Bride wealth is not, of course, purchase of a woman but a means of legitimizing the marriage. The payment of bride price, a woman has to lead to remain a wife rather than come back to live as a sister in her parental family. Bride price is commonly also a guarantee that the young wife will be well treated in her new home.

Among the Zeliangrongs, the bride price consists of
(1) Goiroi Kanei, two buffalos,
(2) Bui Kanei, two spears,
(3) two eating brass vessels,
(4) two cloths,
(5) one dao,
(6) taduie, two pairs of brass bangles,
(7) Nathang, two pairs of spiral armlets,
(8) Pongnai, lower garment,
(9) Guonkam, neckband made of conch shells,
(10) Shenpak , large eating brass vessel,
(11) one big cock,
(12) Manpi, two laogais, and
(13) Bamlinshen, some coins
(Tingkao Ragwang Chapriak, 2009:15).

Among the Tais groups of Assam and Southeast Asia, bride price is compulsory and it usually consists of like a sum of money, silver bars, valuable draught animal etc. Sometimes, bride service takes place in lieu of a bride price. Bride wealth is not, of course, purchase of a woman, but a means to legitimize the marriage.

Location of wedding ceremony

Regarding the location of main wedding ceremony, the Tais, unlike the Zeliangrong, celebrate at the bride's parents. It is there that the bride price is received and shown to the ancestors and senior members of the family. Among the Zeliangrongs, wedding ceremony is solemnized at the residence of the bridegroom. Both the Zeliangrongs and Tais avoid the inauspicious date for the wedding.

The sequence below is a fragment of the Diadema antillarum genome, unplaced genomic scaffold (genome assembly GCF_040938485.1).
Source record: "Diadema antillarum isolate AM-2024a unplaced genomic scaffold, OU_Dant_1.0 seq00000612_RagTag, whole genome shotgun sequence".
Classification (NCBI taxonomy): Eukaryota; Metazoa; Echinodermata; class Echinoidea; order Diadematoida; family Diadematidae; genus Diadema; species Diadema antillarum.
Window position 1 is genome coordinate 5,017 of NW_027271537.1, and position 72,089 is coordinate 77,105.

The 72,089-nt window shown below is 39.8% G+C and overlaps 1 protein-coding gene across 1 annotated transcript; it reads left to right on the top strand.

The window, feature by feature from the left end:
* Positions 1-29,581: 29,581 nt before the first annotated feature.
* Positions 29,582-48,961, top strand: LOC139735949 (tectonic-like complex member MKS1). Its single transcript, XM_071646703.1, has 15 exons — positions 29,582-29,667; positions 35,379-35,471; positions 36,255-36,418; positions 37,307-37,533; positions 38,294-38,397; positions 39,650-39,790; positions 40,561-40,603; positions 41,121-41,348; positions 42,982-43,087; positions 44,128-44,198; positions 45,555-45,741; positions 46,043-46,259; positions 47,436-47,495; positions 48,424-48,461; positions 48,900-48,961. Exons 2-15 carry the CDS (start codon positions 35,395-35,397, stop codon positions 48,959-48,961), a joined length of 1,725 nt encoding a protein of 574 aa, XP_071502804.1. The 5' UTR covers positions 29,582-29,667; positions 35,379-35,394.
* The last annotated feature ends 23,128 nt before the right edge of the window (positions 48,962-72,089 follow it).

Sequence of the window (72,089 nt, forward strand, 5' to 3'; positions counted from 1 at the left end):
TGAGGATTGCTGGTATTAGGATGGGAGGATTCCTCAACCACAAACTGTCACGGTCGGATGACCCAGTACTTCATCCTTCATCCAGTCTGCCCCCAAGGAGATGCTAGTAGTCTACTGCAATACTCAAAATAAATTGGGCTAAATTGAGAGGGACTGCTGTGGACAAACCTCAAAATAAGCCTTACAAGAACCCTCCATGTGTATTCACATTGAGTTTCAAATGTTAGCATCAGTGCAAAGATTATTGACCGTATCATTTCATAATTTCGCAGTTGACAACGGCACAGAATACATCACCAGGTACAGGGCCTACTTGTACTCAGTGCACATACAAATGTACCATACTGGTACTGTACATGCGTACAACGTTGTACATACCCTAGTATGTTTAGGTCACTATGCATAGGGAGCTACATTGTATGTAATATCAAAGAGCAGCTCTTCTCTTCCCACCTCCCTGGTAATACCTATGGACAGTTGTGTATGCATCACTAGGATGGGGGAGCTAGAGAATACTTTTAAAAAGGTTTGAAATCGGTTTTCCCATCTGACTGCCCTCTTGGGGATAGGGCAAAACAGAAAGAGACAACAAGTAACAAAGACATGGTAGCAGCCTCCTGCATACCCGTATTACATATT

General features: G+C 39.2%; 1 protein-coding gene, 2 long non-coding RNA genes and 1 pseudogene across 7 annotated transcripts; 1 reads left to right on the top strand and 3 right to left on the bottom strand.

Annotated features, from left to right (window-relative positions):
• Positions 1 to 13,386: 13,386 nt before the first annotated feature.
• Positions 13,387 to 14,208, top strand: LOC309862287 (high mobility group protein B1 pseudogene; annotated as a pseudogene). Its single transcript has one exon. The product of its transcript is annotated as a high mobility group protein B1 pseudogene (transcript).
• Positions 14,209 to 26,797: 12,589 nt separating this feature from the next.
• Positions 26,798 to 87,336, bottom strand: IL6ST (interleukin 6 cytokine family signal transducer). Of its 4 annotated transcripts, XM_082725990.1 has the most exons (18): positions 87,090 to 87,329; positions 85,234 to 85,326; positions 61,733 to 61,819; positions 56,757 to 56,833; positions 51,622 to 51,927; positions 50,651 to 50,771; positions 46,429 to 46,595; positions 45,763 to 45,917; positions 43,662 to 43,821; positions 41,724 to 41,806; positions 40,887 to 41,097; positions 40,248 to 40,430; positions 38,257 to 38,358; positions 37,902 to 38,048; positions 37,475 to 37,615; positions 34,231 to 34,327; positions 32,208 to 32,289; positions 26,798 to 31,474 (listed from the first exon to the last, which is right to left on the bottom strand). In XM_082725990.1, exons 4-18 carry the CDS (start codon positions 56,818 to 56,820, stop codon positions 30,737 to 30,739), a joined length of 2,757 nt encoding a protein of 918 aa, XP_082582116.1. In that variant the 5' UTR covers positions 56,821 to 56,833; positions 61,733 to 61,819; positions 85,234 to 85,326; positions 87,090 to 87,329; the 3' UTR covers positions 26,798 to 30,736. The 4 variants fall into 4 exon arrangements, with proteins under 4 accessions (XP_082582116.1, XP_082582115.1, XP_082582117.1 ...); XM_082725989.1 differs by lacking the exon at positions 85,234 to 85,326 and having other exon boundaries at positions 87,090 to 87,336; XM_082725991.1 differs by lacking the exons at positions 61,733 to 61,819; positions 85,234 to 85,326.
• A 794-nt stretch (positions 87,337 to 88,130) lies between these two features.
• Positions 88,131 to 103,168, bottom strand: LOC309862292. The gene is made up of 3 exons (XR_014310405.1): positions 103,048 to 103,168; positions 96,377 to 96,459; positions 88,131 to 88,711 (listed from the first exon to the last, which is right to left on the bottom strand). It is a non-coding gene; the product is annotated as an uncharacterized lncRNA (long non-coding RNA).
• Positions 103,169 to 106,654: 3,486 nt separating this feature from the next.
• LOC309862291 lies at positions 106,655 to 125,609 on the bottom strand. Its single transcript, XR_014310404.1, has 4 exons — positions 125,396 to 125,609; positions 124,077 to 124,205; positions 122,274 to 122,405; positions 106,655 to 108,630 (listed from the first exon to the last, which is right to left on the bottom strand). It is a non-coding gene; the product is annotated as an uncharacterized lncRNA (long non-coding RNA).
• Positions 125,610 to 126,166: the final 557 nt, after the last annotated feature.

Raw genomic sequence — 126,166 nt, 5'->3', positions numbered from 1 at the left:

Divorce

Divorce is permitted by the custom, but it is very rare among the Tais and Zeliangrongs. Among the Zeiangrongs, the procedure of divorce is that, the Pei, village council is convened and it is done on the initiation of the man or woman who wants to get divorce by giving a Jar of wine to the Peikai, house of Pei.

If the husband introduces a divorce, he has to pay Mhasi, a buffalo, a big brass vessel, and a laogai to the wife and it is sought by the wife, she has to return the bride-price to the husband. The woman along with the buffalo, a laogai and a brass vessel will be sent to her parental house escorted by the members of Pei.

It is done with the knowledge of the village council. The village council plays very important role in bringing two people together for life and it also has the role in giving to their separation.

Conclusion

We may conclude that there are some connections between the Zeliangrong and the Tais. It seems that in the distant past, the way of life of the native peoples of Southeast Asia influenced with each other in domineering way.

As northeast, a part of Southeast Asia geographically there may have linkages between northeast and southeast Asia. Amongst the Tai groups too, there are some variations in their marriage rituals. It may be because of, they lost contact with each other since the days of their migration, there is, however, no longer homogeneity in the Tai culture maintained by them.

(Concluded)


* Dr Budha Kamei wrote this article for The Sangai Express
The writer can be reached at budhakamei(AT)gmail(DOT)com
This article was webcasted on March 02, 2019.